But the journey into nostalgia is not only limited in the kitchen. The poorly agile supply chain to large grocery stores and empty shelves showed that food supply is not a given. This has not gone unnoticed and if baking and cooking are popular right now, so is gardening. People transform their lawns into veggie gardens and those living in apartments buy and grow herbs, tomatoes or strawberries in pots on balconies to find some sense of food security. Empty shelves and long distances bring a reflection of where food should be coming from. There is a renewed attention for local food production, this time not some much as a trendy phenomenon, but for food security reasons, which in turn is becoming trendy. As usual with such issues, the conversation is more about a philosophical “we-should” approach but nobody really addresses the important part, which is how to make it work financially and for the local producers to be competitive, especially when many consumers are going through a violent financial crunch. Other questions would be to figure out who the farmers would have to be and where they should farm, as there used to be a lot of farming around cities, but the farms got bought, paved and developed in the past, so they will never come back. Urban farming could be a possibility, but so far, except some fancy expensive greens or massive subsidies, urban farms hardly survive. As someone who has a garden, I can tell you that growing your own food has advantages. I do not have to worry about residues, as I do not spray any chemicals. I also can tell you that the cost of a seed is much lower than buying produce from a store, but the untold reality about gardening is that to have a garden, you need to buy one and that if you look at it from an economic point of view and were to calculate your cost as if it were a commercial operation, you will have to include the price of the land on which you have your garden. Nonetheless, gardening is a great hobby. Personally, I find it very soothing to work the ground and take care of the plants with nobody around. It probably feels like a bubble or a cocoon and I can imagine that this is also part of the renewed interest about gardening.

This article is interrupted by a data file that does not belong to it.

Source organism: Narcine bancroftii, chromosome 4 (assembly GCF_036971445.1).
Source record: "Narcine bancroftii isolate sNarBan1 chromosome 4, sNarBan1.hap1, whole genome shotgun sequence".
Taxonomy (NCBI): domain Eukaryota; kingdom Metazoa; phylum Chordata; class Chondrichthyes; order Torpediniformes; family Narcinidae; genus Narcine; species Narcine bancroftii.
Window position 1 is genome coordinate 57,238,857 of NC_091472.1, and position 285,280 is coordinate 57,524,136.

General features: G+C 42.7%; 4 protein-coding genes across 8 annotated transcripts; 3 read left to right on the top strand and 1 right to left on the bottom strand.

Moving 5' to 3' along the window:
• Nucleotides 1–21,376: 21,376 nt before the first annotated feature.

So here we are. We revisited Maslow’s pyramid of needs. We took a trip back in time to grandma’s kitchen and garden. Grandma (at least both mine who were born in early 1900s) knew scarcity. She knew the value of things and would never waste anything. She would not throw food away, as it was too precious, and the same thing is true about everything, being bits of candle, bits of soap, water or old socks that would be repaired. About this, it was interesting to see a run on sewing machines in France recently, as they were on ad. Grandma knew what sustainability meant, even without a university degree on the subject. It was engrained in the way they were raised. Other things that my grandmas used to telling me to do were to always cover my mouth and nose when sneezing, wash my hands after touching things from others, in particular money. Sounds familiar? After all, they had grown up in a time when there were not many vaccines, tuberculosis and long ailments were shortening many lives and they also had been through the Spanish flu.
The coronavirus has hit abruptly and showed we do not really have a contingency plan or a preparedness plan, another problem has been lingering for some time. Climate change could have even much more devastating effects and although we have been warned times and times over, our actions to adjust have been very meek. Perhaps the virus should bring us to think about the next crisis and how to absorb the shock, if we really can or want to.
The current crisis has led us to look for more security but will we learn from it and will it last? The question is what this will mean for the future? How will retailers adapt, if they do? How will supply chain adapt? How will food producers manage a transition to a 5-foot economy, as the Dutch government calls it? How will farmers and food producers find the work force of the future? What products should have priority in the future of food and agriculture, and will the marketing realign along grandma’s lifestyle or will we feel compel to revert as soon as possible to the pre-coronavirus times? These are critical questions to ensure that we will keep having food supplies secure and affordable. I will come back on these questions in future articles.
Copyright 2020 – Christophe Pelletier – The Happy Future Group Consulting Ltd.